We were testing for preeclampsia, or toxemia, which while rare is serious. The main symptoms are high blood pressure and protein in the urine, but also headaches, upper abdomen pain, and blurred vision. The only cure is to have the baby, so I was told if my symptoms progressed, I would be induced. I knew that preeclampsia was scary, but I never felt any differently than normal. Plus, right up until I gave birth, the only symptom I had was high blood pressures. My last month of pregnancy, late September and early October was a barrage of doctors appointments. The nurses and doctors assured me things looked fine, they were just taking precautions. I was poked and prodded for blood and collect my urine about once a week. I was also told to do a complete 180 on my activity. I was to rest, rest, rest; anything to keep my BP low. I was concerned but not scared, because my tests were always negative, whenever I was lying down my blood pressure was fine, and most importantly; I never felt sick.
Change of plans
One week before my due date, my urine tested with higher than a manageable level of protein. I was scheduled to be induced the next day. I wasn't thrilled. Mostly because my mother, who is a nurse and lactation consultant, had been keeping her fingers crossed against it. She said that the medication induced contractions are very intense, very quickly. Indeed, when I had my first pitocin stimulated contractions with the foley catheder inserted to dilate my cervix, things were not pleasant! As I crunched the bones in Matt's hand I gasped, "If this is how contractions begin, I'm not going to make it!" However, once the foley catheder was removed, contractions were a breeze, at least for a while.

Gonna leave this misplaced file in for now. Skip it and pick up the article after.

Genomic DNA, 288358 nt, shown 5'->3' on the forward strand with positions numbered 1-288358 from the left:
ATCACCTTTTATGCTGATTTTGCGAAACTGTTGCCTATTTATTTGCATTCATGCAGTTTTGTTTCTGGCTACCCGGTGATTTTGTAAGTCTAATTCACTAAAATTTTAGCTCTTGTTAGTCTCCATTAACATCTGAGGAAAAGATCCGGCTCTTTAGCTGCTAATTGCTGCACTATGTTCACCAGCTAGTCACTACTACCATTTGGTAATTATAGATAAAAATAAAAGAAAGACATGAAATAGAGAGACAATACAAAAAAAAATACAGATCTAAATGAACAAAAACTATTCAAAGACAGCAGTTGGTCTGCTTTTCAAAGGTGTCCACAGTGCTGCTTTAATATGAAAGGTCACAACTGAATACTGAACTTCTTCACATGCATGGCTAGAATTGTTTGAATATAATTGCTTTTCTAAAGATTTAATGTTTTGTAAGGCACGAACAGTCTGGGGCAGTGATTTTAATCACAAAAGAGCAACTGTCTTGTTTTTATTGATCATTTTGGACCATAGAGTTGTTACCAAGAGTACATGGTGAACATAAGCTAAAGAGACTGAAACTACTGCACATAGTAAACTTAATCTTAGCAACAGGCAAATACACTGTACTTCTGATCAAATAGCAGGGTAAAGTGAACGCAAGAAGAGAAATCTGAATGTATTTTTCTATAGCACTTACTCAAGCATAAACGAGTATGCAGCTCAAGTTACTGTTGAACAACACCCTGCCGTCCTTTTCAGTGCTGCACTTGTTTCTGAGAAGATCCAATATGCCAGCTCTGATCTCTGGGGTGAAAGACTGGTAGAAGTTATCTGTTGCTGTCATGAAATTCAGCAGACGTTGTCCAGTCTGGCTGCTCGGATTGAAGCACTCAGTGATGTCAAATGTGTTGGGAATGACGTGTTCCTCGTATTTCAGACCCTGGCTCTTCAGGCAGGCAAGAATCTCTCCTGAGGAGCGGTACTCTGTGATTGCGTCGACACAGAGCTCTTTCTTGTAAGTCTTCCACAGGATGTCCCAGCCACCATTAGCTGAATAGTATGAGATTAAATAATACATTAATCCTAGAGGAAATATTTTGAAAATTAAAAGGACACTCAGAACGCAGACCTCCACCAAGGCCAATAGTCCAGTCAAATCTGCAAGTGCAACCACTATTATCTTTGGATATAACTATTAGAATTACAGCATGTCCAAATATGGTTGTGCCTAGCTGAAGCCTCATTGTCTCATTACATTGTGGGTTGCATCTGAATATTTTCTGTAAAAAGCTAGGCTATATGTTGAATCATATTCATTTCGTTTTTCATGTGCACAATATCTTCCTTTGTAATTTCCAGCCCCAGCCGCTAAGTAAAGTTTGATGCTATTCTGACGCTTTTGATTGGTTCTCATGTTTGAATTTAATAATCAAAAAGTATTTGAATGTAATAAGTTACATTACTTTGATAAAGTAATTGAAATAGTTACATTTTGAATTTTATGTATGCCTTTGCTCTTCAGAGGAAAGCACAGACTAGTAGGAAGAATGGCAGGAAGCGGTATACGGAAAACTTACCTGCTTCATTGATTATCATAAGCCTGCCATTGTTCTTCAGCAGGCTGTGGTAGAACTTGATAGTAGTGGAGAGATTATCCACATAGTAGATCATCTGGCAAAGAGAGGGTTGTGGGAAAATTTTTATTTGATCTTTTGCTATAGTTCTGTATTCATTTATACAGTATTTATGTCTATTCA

I was induced around 9:30 pm on October 20, 2010. I received an IV of pitocin and a foley catheder was used to dialate my cervix. At the time, I felt like the catheder, a ballon style device that is insert and inflated, then tugged on to open your cervix; was the most uncomfortable part. When removed, it was inflated to the size of a ping pong ball or so, and was hard plastic. I think I was so relived to have it out, the other uncomfortable parts were not so bad. I got an epidural sometime early morning and when it wore off, another. I didn't love the epidural. The tingly, disorientated feeling it gave me made me a little nervous. Or so I thought at the time. I was becoming more and more short of breathe. When the midwife and the nurse asked me to push around 3pm, I was pretty uncomfortable. My second epidural had wore off, but Carol, our doctor's midwife advised that if I pushed now, my daughter could be born in less time that it would take for the next epidural. I was convinced, as I was dying to meet my daughter.